Unfortunate as the circumstances of this and other cases like it may be, the court reached the only conclusion it could.  Genzyme was under no affirmative duty to supply the drug.  While Utah, like many jurisdictions, will at times impose a duty and perhaps liability upon a defendant who has acted and brought about certain consequences (called malfeasance), it will not do so for a mere failure to act (nonfeasance) absent some sort of special relationship.  And plaintiff’s negligence claim, at bottom, was about a failure to act, whether she claimed that Genzyme didn’t supply the drug at all or didn’t supply enough:

[T]he court finds no distinction between the duty of a company that exits the market altogether and a company that does not supply enough product to meet full market demand.  In both instances, the harm is the shortage of the medication and it is an act of nonfeasance.  Genzyme should not be penalized for producing as much of the product as it could.

Slip Op. at 9-10.


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Remember that weird case where the plaintiff was suing because the defendant removed a drug he liked from the market?  Well, it was affirmed the other day, by the Eleventh Circuit.  See Lacognata v. Hospira, Inc., No. 12-14078, slip op. (11th Cir. June 7, 2013) (unpublished).  The affirmance isn’t much – all of one

We sometimes tire of reading cases, ours or others, base on the same old allegations about what the drug or device manufacturer allegedly did wrong.  It often seems that the plaintiff lawyers work from the same playbook, written, we suspect, by Velvet Jones.  So, we perk up somewhat when we see atypical allegations of liability.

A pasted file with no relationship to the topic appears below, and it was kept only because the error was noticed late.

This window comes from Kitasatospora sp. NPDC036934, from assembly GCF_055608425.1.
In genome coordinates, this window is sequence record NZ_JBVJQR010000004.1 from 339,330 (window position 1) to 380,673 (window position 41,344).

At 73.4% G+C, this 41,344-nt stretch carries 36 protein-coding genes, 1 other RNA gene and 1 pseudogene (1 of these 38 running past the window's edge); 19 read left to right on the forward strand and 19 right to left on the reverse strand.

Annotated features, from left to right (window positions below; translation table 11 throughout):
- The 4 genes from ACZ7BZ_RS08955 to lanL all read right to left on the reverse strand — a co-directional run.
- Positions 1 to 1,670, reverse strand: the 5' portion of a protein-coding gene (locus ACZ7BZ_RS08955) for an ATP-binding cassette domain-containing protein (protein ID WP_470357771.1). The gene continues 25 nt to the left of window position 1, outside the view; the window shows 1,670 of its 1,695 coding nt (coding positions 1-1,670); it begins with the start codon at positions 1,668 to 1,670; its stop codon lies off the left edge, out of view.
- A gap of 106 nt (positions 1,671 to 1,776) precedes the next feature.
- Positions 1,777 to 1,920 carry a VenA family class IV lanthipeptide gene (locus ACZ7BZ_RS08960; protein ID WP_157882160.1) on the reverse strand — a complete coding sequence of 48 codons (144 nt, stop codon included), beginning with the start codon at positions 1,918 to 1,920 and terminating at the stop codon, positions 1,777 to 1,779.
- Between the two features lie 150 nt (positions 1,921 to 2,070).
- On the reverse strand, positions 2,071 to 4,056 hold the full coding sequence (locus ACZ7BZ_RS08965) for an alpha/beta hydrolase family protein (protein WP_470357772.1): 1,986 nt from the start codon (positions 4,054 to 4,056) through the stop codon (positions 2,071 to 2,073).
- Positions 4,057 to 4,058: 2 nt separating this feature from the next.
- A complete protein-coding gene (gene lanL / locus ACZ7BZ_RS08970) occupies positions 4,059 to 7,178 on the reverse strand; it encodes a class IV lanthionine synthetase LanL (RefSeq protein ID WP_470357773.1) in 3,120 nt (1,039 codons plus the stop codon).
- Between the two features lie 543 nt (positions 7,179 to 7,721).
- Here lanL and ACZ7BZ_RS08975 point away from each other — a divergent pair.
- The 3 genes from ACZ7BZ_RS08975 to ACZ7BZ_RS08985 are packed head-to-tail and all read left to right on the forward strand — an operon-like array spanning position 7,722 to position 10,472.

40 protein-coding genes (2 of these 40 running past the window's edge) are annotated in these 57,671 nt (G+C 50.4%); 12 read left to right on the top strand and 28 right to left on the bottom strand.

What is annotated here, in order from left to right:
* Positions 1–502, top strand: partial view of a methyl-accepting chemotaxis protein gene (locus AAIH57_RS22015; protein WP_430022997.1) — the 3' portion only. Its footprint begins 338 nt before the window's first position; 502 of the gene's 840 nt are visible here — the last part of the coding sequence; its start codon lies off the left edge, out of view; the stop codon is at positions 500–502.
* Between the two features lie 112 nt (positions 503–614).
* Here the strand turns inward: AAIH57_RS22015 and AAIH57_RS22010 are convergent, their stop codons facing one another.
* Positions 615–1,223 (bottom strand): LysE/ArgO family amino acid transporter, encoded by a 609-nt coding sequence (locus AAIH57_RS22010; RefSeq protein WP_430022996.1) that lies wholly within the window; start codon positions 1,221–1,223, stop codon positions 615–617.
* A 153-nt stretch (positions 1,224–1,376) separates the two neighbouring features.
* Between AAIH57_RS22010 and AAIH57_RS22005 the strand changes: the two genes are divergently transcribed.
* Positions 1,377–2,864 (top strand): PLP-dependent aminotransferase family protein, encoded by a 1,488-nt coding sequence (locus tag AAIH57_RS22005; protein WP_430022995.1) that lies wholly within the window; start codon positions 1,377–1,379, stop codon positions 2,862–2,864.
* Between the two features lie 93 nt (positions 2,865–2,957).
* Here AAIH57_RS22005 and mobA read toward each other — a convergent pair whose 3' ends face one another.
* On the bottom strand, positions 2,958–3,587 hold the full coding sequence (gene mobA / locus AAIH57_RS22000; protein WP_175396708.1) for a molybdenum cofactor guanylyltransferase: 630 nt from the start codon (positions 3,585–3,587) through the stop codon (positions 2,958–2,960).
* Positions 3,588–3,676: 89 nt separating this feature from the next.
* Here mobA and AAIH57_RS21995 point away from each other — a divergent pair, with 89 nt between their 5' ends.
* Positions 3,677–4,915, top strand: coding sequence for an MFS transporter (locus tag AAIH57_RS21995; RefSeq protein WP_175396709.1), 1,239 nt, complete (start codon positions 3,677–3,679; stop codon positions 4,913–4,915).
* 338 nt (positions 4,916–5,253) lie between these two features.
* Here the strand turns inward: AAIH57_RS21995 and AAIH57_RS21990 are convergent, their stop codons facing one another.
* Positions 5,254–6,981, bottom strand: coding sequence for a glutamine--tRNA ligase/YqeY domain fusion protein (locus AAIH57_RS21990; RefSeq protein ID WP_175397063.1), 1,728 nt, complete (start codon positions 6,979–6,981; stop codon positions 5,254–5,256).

We couldn’t make this stuff up, folks.

Here’s the description of the basis of the lawsuit in Lacognata v. Hospira, Inc., 2012 U.S. Dist. Lexis 102707 (M.D. Fla. July 2, 2012):

Plaintiff . . . brings this action individually and on behalf of all others similarly situated based on [defendant’s] failure to provide Plaintiff

On a number of occasions – more during the first couple of years of the blog than recently – we opposed causes of action that would impose liability on drug/device manufacturers for investigational drugs that worked, and indeed worked well. By that we mean claims by research subjects demanding one form or another of continued